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The countries that laid the foundation of our civilisation are not of those through which traffic passes on its way from land to land. Neither Babylon nor Egypt lies on one of the natural highways of the world; they lie hidden, encircled by mountains or deserts, and the seas that wash their shores are such as the ordinary seafarer avoids rather than frequents.

But this very seclusion, which to us, with our modern ideas, seems a thing prejudicial to culture, did its part toward furthering the development of mankind in these ancient lands; it assured to their inhabitants a less troublous life than otherwise falls to the lot of nations under primitive conditions. Egypt, more particularly, had no determined adversary, nor any that could meet her on equal terms close at hand. To west of her stretched a desert, leading by interminable wanderings to sparsely populated lands. On the east the desert was less wide indeed, but beyond it lay the Red Sea, and he who crossed it did but reach another desert, the Arabian waste. Southward for hundreds of miles stretched the barren land of Nubia, where even the waterway of the Nile withholds its wonted service, so that the races of the Sudan are likewise shut off from Egypt. And even the route from Palestine to the Nile, which we are apt to think of as so short and easy, involved a march of several days through waterless desert and marshy ground. These neighbour countries, barren as they are, were certainly inhabited, but the dwellers there were poor nomads; they might conquer Egypt now and again, but they could not permanently injure her civilisation.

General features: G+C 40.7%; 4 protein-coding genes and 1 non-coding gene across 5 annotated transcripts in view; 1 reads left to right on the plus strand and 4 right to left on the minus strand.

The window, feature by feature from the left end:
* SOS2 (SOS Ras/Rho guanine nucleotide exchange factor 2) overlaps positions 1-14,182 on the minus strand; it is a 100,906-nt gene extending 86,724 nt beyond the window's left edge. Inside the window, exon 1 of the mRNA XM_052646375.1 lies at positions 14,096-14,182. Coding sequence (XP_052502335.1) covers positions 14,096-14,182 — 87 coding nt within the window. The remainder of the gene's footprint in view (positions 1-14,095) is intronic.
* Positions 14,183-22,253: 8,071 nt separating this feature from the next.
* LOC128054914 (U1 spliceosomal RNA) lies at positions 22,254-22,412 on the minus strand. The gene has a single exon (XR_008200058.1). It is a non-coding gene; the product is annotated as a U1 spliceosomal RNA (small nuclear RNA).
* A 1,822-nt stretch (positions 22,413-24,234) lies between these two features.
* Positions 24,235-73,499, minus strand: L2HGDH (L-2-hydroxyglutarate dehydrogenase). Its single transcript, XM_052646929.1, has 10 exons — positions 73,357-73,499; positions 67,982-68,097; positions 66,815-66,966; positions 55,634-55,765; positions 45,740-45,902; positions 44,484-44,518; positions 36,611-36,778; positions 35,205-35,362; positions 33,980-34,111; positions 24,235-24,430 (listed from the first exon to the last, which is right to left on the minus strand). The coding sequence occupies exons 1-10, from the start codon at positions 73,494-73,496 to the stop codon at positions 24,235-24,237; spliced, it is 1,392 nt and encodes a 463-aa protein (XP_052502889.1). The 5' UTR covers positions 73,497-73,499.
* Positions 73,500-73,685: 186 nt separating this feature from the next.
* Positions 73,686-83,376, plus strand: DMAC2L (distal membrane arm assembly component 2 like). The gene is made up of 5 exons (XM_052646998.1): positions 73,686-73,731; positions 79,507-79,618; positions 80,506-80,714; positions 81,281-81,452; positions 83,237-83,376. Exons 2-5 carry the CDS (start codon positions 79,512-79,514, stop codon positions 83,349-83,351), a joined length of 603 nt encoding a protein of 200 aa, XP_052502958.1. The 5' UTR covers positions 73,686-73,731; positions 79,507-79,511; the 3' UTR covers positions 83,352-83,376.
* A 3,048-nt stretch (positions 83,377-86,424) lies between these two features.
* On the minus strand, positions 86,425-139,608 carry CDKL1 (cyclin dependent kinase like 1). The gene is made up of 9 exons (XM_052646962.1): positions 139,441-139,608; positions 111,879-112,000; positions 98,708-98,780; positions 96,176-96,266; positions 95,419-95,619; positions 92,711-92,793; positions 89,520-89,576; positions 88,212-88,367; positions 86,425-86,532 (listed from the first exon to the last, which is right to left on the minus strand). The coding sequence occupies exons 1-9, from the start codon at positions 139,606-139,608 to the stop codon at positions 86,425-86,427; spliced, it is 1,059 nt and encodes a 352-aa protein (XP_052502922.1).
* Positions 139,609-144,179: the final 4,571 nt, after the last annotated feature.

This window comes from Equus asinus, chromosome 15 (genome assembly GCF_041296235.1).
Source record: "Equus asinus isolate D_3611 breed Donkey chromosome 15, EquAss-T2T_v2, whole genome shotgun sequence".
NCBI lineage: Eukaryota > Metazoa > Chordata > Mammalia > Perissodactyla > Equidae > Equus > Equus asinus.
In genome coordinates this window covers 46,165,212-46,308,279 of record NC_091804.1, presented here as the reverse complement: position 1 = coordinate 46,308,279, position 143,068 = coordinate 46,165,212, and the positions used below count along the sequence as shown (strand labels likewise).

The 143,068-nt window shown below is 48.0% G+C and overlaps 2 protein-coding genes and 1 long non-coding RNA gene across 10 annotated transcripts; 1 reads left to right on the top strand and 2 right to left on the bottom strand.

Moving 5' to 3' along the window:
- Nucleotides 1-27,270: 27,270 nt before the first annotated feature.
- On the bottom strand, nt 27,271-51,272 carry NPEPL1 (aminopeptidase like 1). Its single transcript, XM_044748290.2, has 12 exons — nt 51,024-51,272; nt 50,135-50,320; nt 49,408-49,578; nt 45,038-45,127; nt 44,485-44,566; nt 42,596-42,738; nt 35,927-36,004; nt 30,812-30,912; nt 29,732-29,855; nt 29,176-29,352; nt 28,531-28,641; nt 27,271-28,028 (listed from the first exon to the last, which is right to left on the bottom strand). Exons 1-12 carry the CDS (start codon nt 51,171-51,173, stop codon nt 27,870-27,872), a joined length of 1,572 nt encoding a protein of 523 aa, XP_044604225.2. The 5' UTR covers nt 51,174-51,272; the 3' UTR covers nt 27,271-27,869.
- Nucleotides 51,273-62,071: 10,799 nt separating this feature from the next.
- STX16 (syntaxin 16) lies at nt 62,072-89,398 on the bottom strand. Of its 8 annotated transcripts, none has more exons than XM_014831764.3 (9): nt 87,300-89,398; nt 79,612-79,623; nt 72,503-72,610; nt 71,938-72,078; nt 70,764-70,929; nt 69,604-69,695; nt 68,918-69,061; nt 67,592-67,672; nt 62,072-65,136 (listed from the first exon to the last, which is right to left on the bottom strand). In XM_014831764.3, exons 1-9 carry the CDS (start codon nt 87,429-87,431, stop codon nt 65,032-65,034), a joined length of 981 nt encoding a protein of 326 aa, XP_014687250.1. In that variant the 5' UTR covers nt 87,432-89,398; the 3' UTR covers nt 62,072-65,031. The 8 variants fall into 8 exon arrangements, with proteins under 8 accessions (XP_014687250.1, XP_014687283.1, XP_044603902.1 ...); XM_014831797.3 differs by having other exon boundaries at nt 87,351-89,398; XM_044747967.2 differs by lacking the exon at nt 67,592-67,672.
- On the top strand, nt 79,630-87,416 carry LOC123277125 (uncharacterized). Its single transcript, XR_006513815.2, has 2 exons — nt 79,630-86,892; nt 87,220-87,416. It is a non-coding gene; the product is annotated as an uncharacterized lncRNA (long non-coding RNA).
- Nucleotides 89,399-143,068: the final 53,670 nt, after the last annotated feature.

Thus the people which dwelt in Egypt could enjoy undisturbed all the good things their country had to bestow. For in this singular river valley it was easier for men to live and thrive than in most other countries of the world. Not that the life was such as is led in those tropic lands where the fruits of earth simply drop into the mouth, and the human race grows enervated in a pleasant indolence; the dweller in Egypt had to cultivate his fields, to tend his cattle, but if he did so he was bounteously repaid for his labour. Every year the river fertilised his fields that they might bring forth barley and spelt and fodder for his oxen. He became a settled husbandman, a grave and diligent man, who was spared the disquiet and hardships endured by the nomadic tribes. Hence in this place there early developed a civilisation which far surpassed that of other nations, and with which only that of far-off Babylonia, where somewhat similar local conditions obtained, could in any degree vie. And this civilisation, and the national characteristics of the Egyptian nation which went hand in hand with it, were so strong that they could weather even a grievous storm. For long ago, in the remote antiquity which lies far beyond all tradition, Egypt was once overtaken by the same calamity which was destined to befall her twice within historic times—she was conquered by Arab Bedouins, who lorded it over the country so long that the Egyptians adopted their language, though they altered and adapted it curiously in the process. This transplantation of an Asiatic language to African soil is the lasting, but likewise the only, trace left by this primeval invasion; in all other respects the conquerors were merged into the Egyptian people, to whom they, as barbarians, had nothing to offer. There is nothing in the ideas and reminiscences of later Egyptians to indicate that a Bedouin element had been absorbed into the race; in spite of their language the aspect they present to us is that of the true children of their singular country, a people to whom the desert and its inhabitants are something alien and incomprehensible. It is the same scene, mutatis mutandis, that was enacted in the full light of history at the rise of Islam; then, too, the unwarlike land was subdued by the swift onset of the Bedouins, who also imposed their language on it in the days of their rule; and yet the Egyptian people remains ever the same, and the people who speak Arabic to-day in the valley of the Nile have little in common with the Arabs of the desert.

May 28
Library of Alexandria